Boyang Jin

Boyang Jin of China gave a very good short to “Vienna” which featured a quad toe, triple Axel and triple Lutz-triple toe. All spins were awarded a level four and he placed fifth with 89.41 points.

“It’s hard to say, maybe I will give my performance an eight,” said Jin. “My step sequence rating today is only three. I aim higher for this. Overall, I did well so I’m satisfied. But I would like to have more GOE marks. Being capable of performing difficult tricks means that I’m in a good state. But for me at the moment, I would rather pursue the completeness of the program more.”

The two-time World bronze medalist landed a solid quad Lutz (+3.61 GOE) in his free skate to “This” and “Precious Lost Love.” He followed up with a quad toe, but then fell on a triple Axel-triple Salchow. That was the only mistake in an otherwise solid routine. He went on to land a triple Axel, quad toe-double toe, and two more triple jumps. Two spins and the footwork were graded a level four, and he scored a season’s best of 167.48 for fifth place. He maintained fifth overall with a total score of 256.89.

“In my performance, there were some mistakes in easier jumps,” noted the 26-year-old from Harbin. “But overall, it was a good showing. I’m satisfied with my performance. Tracy Wilson pointed out that the ability and training were there; it’s just that I rushed, leading to the mistakes today.”

Mikhail Shaidorov

Mikhail Shaidorov of Kazakhstan fell on an attempted quad Lutz in the short, but quickly recovered to land a triple Axel. He also produced a quad toe-triple toe in the second half. All spins were graded a level four and he finished seventh with 81.76 points for his routine to “Clubbed to Death” from The Matrix,

“I was really surprised with that fall on the Lutz, and it woke me up a bit,” said the 19-year-old. “I landed it just fine at all practices, so I really didn’t expect the fall. Other than that, I am happy with the second half. I have great memories from Chongqing where I medaled so I was coming here very excited. The plan was to skate clean, but it didn’t happen, so now I hope to skate a clean free program.”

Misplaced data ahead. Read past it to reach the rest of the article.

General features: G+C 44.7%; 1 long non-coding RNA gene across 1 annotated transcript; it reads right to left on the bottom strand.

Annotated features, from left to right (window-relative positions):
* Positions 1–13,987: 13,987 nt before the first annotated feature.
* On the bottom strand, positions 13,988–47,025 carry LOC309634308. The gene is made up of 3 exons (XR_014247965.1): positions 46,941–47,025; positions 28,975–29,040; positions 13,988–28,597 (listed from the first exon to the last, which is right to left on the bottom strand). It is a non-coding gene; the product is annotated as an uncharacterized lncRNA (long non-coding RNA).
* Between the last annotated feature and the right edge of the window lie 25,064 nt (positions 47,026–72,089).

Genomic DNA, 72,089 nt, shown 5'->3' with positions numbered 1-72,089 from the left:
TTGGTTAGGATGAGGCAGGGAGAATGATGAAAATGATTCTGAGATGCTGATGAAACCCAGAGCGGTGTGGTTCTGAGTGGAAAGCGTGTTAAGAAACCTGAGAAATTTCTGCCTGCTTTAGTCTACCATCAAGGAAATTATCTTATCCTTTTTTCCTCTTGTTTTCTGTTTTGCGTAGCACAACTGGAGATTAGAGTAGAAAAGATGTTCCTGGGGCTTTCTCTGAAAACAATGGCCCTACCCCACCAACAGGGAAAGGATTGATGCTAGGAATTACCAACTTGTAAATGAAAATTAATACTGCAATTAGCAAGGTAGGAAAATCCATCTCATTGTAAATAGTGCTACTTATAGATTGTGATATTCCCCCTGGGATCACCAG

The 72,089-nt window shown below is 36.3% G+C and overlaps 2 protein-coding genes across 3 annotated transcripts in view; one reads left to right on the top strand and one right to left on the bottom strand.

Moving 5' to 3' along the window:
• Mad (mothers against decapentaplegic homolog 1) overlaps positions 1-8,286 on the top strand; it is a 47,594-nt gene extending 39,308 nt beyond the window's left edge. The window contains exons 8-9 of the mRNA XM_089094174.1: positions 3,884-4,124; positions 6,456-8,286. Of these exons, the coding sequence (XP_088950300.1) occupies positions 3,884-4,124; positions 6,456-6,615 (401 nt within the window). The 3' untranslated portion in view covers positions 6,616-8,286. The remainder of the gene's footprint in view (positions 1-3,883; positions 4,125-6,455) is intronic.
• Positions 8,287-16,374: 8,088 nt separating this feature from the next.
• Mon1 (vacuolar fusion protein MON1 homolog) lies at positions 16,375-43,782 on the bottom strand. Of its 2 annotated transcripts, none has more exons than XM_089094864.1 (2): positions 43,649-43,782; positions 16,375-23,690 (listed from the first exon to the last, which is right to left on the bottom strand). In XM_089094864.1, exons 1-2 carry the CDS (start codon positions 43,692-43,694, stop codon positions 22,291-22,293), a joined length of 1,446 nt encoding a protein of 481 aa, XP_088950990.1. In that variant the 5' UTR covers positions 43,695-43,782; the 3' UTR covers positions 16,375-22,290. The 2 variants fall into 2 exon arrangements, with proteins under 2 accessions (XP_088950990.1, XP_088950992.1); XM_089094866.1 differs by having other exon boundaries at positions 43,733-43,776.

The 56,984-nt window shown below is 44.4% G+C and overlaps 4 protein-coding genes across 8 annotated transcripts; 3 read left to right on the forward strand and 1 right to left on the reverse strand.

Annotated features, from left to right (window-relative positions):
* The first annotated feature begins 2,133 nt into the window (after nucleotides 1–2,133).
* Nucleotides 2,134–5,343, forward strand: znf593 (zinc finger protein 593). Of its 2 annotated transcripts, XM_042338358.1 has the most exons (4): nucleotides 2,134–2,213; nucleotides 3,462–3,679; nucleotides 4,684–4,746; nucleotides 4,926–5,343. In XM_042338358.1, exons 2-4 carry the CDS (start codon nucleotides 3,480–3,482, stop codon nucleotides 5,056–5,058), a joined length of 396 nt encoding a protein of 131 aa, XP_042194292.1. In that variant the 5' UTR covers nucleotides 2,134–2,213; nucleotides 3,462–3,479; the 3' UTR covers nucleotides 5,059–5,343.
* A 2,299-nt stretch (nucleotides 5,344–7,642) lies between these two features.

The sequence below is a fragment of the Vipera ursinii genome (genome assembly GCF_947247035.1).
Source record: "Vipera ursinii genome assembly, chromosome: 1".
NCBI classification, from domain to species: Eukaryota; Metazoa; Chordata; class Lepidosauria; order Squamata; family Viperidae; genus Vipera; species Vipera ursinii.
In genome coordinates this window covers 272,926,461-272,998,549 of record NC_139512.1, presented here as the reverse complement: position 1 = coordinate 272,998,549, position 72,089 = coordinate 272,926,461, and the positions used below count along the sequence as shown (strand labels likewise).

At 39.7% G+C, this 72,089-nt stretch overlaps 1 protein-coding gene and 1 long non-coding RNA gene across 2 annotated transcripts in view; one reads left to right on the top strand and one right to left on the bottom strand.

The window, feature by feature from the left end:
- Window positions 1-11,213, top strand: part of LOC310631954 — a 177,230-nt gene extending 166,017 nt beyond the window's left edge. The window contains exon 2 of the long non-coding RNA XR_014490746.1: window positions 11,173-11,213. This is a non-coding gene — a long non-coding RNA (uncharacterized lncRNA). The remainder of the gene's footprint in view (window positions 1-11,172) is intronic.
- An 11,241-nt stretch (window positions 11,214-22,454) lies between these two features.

The 2023 Cup of China bronze medalist began his dramatic “Carmina Burana” with a solid quad Lutz and hung onto the landing of a quad flip and quad toe. He received an edge call on a triple flip, but also landed a quad toe-Euler-triple Salchow. He underrotated the first jump in a triple Axel-double Axel sequence, but two spins were graded a level four. He placed sixth in the free skate and overall (163.04/244.80).

“I am seldom satisfied with my performances,” said Shaidorov. “Today was somewhat acceptable, but far from perfect. Making a mistake on the quad toe was highly unusual, and I didn’t anticipate it at all.”

The skater expressed great joy in having a large team accompany him here, including coaches, teammates, and team leaders, all of whom “are supportive and kind.”

Before the worlds, he will participate in an event in the Netherlands.

Wesley Chiu

Canada’s Wesley Chiu landed a quad toe-triple toe, triple Axel and triple Lutz in his short to music from Romeo and Juliet. The newly crowned national champion earned a level four for all spins and footwork and secured a new personal best of 83.50 points for sixth place.

“I felt really good out there!” said Chiu. “It was a goal of mine to put out consistent short programs. I think that’s kind of required in the men’s field. Having skated at NHK helped me a lot skating in a big arena like this. I think I learned from this experience. Having won nationals was a confidence booster. As it was not too long ago, I was able to carry the momentum into this competition. It was really exciting to win nationals.”

Chiu’s free skate to music from Kill Bill featured a quad toe-double toe and seven triple jumps. He landed a solo quad toe, but it was slightly underrotated. A triple flip (in combination with a triple toe) received an edge call. The 18-year-old from British Columbia earned a season’s best of 156.88 for seventh place in the free skate. He placed seventh overall (240.38).

“When the music started playing and it was my turn to skate, I felt my heart rate decrease, and I started to feel more like myself,” said Chiu. “Admittedly, my legs were a bit like jelly. However, I managed to tap into my training and execute everything just as I’ve been practicing all week.”

This was Chiu’s first ISU Championship event. The skater said he learned to skate under pressure, particularly in such high-stakes situations.

“It’s something you can’t truly replicate in training,” he pointed out. “You have to learn and adapt through experience to become comfortable in these environments.”

“Just being in the warm-up today, and practicing with the last group yesterday, has been a surreal experience,” Chiu summed up. “It was truly eye-opening to skate alongside such incredible athletes. It’s rare to share the ice with five of them during a single warm-up. Moreover, being in that warm-up atmosphere, hearing the crowd electrify for skaters like Boyang and others, I’m relieved I wasn’t skating after him.”

Rounding out the top 10

USA’s Andrew Torgashev placed eighth overall (237.20) followed by Yudong Chen of China (218.66) and Canada’s Roman Sadovsky (217.83).